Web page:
Repaired Lamp 1

Left above:  Herodian lamp 1 as displayed and sold by an antiquities dealer in Jerusalem, with artificially applied dirt to hide repairs.

Center above:  Lamp 1 after careful cleaning with dry brush, revealing new clay around the nozzle used to smooth over reglued joint.

Right above:  Presence of new unfired clay confirmed; gentle dabbing with damp cotton ball darkens new clay, revealing unfired porousness.

Left above:  Another view of same lamp 1 in top row center, showing new unfired clay.

Right above:  Another view of same lamp 1 in top row right, showing porousness of new unfired clay.

Left above:  Back view of lamp 1 after careful cleaning with dry brush, revealing new clay around the nozzle used to smooth over reglued joint.

Right above:  Presence of new unfired clay confirmed; gentle dabbing with damp cotton ball darkens new clay, revealing unfired porousness.

 

 

 

 

Repaired Lamp 2

Left above:  A beautiful red terra-cotta Herodian lamp as displayed and sold by an antiquities dealer in Jerusalem, with artificially applied dirt to hide nozzle repairs.

Center above:  Lamp 2 after careful cleaning with dry brush, revealing new clay around the nozzle to smooth over the reglued joint.

Below:  Back view of the new clay around the nozzle to smooth over the reglued joint.  Note that the new clay overlaps the ancient calcification on the lamp back.  No question that this is no ancient repair!

 

 

 

 

Repaired Lamp 3

Lamp 3 is a beautiful decorated Daroma lamp.  The method of this repair is somewhat different, and may not have been performed by the same person.  This lamp had a broken nozzle reglued, missing areas filled in with new clay, and a color layer and artificial dirt applied to hide the glue and new clay.  The picture above is the lamp as it was displayed and sold by an antiquities dealer in Jerusalem.

 

 

Legend for picture above:

A.  Cleaning away applied dirt with dry brushing reveals shiny glue residue, most predominant on the side and on a protruding piece of clay inside the nozzle itself.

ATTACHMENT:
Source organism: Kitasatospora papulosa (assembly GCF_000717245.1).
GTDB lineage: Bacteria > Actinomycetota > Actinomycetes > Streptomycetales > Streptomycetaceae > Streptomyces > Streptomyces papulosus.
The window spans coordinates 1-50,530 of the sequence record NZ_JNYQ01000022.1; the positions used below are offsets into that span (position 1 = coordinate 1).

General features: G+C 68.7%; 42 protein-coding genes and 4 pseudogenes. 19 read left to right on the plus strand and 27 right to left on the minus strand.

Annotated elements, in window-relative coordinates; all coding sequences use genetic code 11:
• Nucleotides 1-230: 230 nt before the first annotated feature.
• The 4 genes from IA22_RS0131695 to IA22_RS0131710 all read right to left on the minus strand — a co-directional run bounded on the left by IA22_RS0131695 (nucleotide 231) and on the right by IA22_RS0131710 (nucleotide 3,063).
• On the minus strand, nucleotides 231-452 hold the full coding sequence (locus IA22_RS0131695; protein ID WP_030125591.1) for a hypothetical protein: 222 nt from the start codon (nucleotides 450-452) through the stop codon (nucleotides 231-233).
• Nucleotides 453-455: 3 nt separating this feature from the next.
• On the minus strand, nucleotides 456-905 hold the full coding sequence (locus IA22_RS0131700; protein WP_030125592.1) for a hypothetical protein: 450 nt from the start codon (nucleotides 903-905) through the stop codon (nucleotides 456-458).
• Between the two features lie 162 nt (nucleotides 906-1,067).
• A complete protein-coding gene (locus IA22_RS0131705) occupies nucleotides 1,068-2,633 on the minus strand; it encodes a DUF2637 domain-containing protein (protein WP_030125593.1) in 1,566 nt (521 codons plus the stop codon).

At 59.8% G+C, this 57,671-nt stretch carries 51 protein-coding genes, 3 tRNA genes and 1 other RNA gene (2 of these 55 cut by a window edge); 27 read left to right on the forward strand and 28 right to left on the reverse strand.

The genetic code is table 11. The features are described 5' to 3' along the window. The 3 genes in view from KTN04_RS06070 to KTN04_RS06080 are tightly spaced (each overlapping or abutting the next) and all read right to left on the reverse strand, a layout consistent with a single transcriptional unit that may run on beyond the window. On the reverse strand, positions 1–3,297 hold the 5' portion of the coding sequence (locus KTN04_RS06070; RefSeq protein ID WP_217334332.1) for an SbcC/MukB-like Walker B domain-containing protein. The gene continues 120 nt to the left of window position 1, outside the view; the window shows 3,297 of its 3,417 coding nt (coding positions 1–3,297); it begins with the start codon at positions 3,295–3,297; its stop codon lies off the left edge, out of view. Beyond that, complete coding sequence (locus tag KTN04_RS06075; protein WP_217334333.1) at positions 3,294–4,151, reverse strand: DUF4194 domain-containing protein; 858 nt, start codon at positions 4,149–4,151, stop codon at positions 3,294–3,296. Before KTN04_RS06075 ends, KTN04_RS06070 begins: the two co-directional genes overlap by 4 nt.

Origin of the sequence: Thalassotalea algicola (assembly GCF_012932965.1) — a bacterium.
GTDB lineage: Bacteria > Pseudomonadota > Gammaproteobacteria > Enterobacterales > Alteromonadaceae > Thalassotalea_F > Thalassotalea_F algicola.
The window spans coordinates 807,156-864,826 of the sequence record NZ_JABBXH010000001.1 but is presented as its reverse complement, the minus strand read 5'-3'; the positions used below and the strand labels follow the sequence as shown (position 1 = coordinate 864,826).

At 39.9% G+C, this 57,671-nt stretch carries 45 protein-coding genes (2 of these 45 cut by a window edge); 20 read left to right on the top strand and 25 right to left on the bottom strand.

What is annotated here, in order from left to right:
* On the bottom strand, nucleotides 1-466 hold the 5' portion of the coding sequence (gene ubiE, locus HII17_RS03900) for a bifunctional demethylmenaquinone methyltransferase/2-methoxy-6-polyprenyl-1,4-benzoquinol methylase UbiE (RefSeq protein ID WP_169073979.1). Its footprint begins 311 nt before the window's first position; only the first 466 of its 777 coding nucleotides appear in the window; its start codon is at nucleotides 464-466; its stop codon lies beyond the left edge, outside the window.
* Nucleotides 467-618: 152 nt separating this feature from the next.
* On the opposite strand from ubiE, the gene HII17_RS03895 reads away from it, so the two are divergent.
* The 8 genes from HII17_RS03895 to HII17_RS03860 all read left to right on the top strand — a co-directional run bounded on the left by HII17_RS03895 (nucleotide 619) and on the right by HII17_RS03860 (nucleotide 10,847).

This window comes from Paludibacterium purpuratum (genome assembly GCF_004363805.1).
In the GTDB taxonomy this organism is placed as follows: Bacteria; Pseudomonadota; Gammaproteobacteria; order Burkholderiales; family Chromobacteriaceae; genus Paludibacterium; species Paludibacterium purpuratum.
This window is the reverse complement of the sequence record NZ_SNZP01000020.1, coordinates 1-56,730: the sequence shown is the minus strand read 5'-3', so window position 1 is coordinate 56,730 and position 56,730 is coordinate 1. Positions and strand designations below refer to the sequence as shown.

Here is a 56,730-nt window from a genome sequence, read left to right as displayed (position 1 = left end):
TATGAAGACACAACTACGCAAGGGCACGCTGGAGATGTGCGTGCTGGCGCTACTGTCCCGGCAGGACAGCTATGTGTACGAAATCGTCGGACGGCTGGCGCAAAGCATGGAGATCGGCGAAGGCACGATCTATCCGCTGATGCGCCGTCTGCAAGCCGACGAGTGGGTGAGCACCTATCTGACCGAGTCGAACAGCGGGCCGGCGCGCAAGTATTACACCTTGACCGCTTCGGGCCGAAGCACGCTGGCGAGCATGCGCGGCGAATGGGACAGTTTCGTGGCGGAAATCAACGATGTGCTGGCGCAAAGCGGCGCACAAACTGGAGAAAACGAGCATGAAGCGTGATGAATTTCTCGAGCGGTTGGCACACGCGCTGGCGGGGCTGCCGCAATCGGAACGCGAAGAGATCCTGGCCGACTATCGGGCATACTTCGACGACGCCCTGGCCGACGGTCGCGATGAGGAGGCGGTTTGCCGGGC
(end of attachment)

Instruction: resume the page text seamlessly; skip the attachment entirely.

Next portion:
B.  New clay is used to fill in a hole where original material is missing.  A closer, more detailed shot of this repair is found immediately below.

C.  The applied color layer overlaps the now smooth original sooted layer.

 

 

Below:  The color layer has accidentally been applied inside a chipped off part of the handle!  OOPS!  But hey, the dirt layer will cover it up.  ;-)

 

 

 

 

 

So, my friend...

 

If you are thinking of buying ancient clay artifacts, I hope this information helps you in some way.  I hope you have at least found it interesting.  God bless...

 

 From David K

 

12th April 07

 

I have a strong suspicion that the "Repaired Lamp 3" discussed by "stevendom" has actually fared even worse that he thinks. I suspect that rather than just having had "a broken nozzle reglued, missing areas filled in with new clay, and a color layer and artificial dirt applied ..." the nozzle may in fact be not only from another lamp entirely but not even from the same type of lamp.

 

 

 

Whereas the lamp itself is a typical mouldmade Darom type (northern variety), the nozzle appears to be from a wheelmade Herodian type (see the lamps above it) and has characteristics of that type which are not found on this variety of Darom nozzles: extremely pronounced splay, squared edges, downward slope to the top surface, etc. - plus it is too long.

 

 

 

I suspect the dealer had a Darom lamp missing its nozzle and got someone to bodge on a broken-off nozzle from a Herodian lamp.

 

 

The original nozzle of a Darom lamp of this variety should look more like this:

http://www.romulus2.com/lamps/database/lamp.php?157

 

 



 

Go to page Fake oil lamps page 2 

 

.............................................................................................................

David K

 

Here is a good bibliography for ancient oil lamps from David

 

This is David's very useful website on ancient lamps.

David actually sells lamps as well.

You will not find another dealer in ancient lamps on the internet as well informed as David.